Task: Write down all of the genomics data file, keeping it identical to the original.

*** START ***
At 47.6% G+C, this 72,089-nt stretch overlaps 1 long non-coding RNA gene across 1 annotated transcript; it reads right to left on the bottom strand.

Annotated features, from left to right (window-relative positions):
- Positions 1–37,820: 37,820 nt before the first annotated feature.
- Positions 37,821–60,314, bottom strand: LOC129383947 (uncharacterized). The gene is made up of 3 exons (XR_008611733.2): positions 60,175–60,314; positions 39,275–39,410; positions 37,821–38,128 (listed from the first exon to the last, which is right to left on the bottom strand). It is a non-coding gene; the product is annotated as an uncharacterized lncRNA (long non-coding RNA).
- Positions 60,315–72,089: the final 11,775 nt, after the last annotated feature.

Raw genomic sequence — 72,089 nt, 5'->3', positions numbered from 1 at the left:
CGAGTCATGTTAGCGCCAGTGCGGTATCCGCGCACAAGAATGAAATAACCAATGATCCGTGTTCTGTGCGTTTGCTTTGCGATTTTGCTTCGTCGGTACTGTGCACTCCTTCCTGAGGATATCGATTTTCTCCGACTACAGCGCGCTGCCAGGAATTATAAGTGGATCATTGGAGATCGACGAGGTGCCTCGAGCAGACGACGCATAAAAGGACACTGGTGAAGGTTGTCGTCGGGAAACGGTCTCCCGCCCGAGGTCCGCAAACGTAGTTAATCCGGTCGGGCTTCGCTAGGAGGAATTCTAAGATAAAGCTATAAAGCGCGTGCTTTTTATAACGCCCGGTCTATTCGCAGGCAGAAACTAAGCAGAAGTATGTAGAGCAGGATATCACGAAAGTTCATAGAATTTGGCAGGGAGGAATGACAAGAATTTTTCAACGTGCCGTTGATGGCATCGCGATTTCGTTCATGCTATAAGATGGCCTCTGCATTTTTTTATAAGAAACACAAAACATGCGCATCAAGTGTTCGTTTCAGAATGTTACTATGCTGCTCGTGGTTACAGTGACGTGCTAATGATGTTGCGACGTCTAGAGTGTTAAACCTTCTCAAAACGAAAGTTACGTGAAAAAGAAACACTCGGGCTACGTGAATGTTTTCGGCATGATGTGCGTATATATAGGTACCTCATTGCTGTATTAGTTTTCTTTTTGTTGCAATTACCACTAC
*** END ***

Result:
At 47.6% G+C, this 72,089-nt stretch overlaps 1 long non-coding RNA gene across 1 annotated transcript; it reads right to left on the bottom strand.

Annotated features, from left to right (window-relative positions):
- Positions 1–37,820: 37,820 nt before the first annotated feature.
- Positions 37,821–60,314, bottom strand: LOC129383947 (uncharacterized). The gene is made up of 3 exons (XR_008611733.2): positions 60,175–60,314; positions 39,275–39,410; positions 37,821–38,128 (listed from the first exon to the last, which is right to left on the bottom strand). It is a non-coding gene; the product is annotated as an uncharacterized lncRNA (long non-coding RNA).
- Positions 60,315–72,089: the final 11,775 nt, after the last annotated feature.

Raw genomic sequence — 72,089 nt, 5'->3', positions numbered from 1 at the left:
CGAGTCATGTTAGCGCCAGTGCGGTATCCGCGCACAAGAATGAAATAACCAATGATCCGTGTTCTGTGCGTTTGCTTTGCGATTTTGCTTCGTCGGTACTGTGCACTCCTTCCTGAGGATATCGATTTTCTCCGACTACAGCGCGCTGCCAGGAATTATAAGTGGATCATTGGAGATCGACGAGGTGCCTCGAGCAGACGACGCATAAAAGGACACTGGTGAAGGTTGTCGTCGGGAAACGGTCTCCCGCCCGAGGTCCGCAAACGTAGTTAATCCGGTCGGGCTTCGCTAGGAGGAATTCTAAGATAAAGCTATAAAGCGCGTGCTTTTTATAACGCCCGGTCTATTCGCAGGCAGAAACTAAGCAGAAGTATGTAGAGCAGGATATCACGAAAGTTCATAGAATTTGGCAGGGAGGAATGACAAGAATTTTTCAACGTGCCGTTGATGGCATCGCGATTTCGTTCATGCTATAAGATGGCCTCTGCATTTTTTTATAAGAAACACAAAACATGCGCATCAAGTGTTCGTTTCAGAATGTTACTATGCTGCTCGTGGTTACAGTGACGTGCTAATGATGTTGCGACGTCTAGAGTGTTAAACCTTCTCAAAACGAAAGTTACGTGAAAAAGAAACACTCGGGCTACGTGAATGTTTTCGGCATGATGTGCGTATATATAGGTACCTCATTGCTGTATTAGTTTTCTTTTTGTTGCAATTACCACTAC